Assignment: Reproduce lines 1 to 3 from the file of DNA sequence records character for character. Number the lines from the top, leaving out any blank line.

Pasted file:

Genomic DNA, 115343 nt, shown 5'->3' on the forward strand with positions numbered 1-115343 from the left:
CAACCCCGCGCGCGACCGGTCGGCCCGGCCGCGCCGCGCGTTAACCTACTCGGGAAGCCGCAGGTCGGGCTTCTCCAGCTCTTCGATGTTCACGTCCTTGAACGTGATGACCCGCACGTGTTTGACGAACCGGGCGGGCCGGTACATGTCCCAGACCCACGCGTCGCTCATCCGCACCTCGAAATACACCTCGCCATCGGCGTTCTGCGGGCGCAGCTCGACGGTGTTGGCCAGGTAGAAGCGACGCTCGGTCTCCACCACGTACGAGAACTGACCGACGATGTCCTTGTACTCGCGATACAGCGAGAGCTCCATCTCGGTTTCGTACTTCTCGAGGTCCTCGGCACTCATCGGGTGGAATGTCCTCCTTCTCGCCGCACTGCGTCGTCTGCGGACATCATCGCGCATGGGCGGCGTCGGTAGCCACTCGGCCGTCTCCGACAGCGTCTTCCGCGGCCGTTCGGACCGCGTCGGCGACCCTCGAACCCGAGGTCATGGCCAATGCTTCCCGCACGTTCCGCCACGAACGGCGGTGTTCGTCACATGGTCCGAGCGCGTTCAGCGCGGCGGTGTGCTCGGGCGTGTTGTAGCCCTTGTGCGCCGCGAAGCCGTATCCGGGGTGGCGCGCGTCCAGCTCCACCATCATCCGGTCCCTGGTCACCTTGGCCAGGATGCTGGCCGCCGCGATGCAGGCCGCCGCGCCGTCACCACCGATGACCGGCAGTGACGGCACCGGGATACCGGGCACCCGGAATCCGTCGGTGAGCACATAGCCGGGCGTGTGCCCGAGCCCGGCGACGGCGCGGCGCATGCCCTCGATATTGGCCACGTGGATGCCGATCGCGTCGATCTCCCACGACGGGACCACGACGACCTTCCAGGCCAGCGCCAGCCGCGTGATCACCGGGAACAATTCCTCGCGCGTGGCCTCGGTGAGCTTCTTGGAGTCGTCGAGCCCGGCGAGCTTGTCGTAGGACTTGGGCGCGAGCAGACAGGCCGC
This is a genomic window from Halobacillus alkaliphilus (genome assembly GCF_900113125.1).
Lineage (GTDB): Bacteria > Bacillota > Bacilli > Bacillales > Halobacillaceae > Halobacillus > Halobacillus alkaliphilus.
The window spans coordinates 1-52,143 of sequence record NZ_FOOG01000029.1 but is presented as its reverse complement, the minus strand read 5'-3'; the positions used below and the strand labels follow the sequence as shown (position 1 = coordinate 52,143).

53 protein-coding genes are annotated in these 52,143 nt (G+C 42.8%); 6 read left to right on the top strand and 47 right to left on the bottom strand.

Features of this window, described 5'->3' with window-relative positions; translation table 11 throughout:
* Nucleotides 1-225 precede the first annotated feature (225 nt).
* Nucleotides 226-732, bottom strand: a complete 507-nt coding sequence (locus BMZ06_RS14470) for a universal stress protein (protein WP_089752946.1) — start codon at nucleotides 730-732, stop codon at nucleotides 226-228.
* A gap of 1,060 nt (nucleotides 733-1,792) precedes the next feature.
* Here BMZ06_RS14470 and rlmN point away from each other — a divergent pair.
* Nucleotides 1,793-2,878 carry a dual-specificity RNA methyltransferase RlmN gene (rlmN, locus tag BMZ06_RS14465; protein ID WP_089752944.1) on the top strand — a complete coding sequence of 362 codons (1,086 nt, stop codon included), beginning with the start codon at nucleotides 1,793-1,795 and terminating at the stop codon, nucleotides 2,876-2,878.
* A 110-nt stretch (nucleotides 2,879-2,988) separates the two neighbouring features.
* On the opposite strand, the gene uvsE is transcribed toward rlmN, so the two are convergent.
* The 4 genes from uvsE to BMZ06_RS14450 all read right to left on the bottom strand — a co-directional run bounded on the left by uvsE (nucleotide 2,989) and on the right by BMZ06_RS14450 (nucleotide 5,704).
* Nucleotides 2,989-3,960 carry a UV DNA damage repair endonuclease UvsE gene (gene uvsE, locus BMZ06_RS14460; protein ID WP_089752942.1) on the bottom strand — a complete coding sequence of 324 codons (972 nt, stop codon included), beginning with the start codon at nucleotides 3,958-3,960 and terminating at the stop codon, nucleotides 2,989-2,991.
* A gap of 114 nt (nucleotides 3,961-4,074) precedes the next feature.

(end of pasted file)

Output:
Genomic DNA, 115343 nt, shown 5'->3' on the forward strand with positions numbered 1-115343 from the left:
CAACCCCGCGCGCGACCGGTCGGCCCGGCCGCGCCGCGCGTTAACCTACTCGGGAAGCCGCAGGTCGGGCTTCTCCAGCTCTTCGATGTTCACGTCCTTGAACGTGATGACCCGCACGTGTTTGACGAACCGGGCGGGCCGGTACATGTCCCAGACCCACGCGTCGCTCATCCGCACCTCGAAATACACCTCGCCATCGGCGTTCTGCGGGCGCAGCTCGACGGTGTTGGCCAGGTAGAAGCGACGCTCGGTCTCCACCACGTACGAGAACTGACCGACGATGTCCTTGTACTCGCGATACAGCGAGAGCTCCATCTCGGTTTCGTACTTCTCGAGGTCCTCGGCACTCATCGGGTGGAATGTCCTCCTTCTCGCCGCACTGCGTCGTCTGCGGACATCATCGCGCATGGGCGGCGTCGGTAGCCACTCGGCCGTCTCCGACAGCGTCTTCCGCGGCCGTTCGGACCGCGTCGGCGACCCTCGAACCCGAGGTCATGGCCAATGCTTCCCGCACGTTCCGCCACGAACGGCGGTGTTCGTCACATGGTCCGAGCGCGTTCAGCGCGGCGGTGTGCTCGGGCGTGTTGTAGCCCTTGTGCGCCGCGAAGCCGTATCCGGGGTGGCGCGCGTCCAGCTCCACCATCATCCGGTCCCTGGTCACCTTGGCCAGGATGCTGGCCGCCGCGATGCAGGCCGCCGCGCCGTCACCACCGATGACCGGCAGTGACGGCACCGGGATACCGGGCACCCGGAATCCGTCGGTGAGCACATAGCCGGGCGTGTGCCCGAGCCCGGCGACGGCGCGGCGCATGCCCTCGATATTGGCCACGTGGATGCCGATCGCGTCGATCTCCCACGACGGGACCACGACGACCTTCCAGGCCAGCGCCAGCCGCGTGATCACCGGGAACAATTCCTCGCGCGTGGCCTCGGTGAGCTTCTTGGAGTCGTCGAGCCCGGCGAGCTTGTCGTAGGACTTGGGCGCGAGCAGACAGGCCGC
This is a genomic window from Halobacillus alkaliphilus (genome assembly GCF_900113125.1).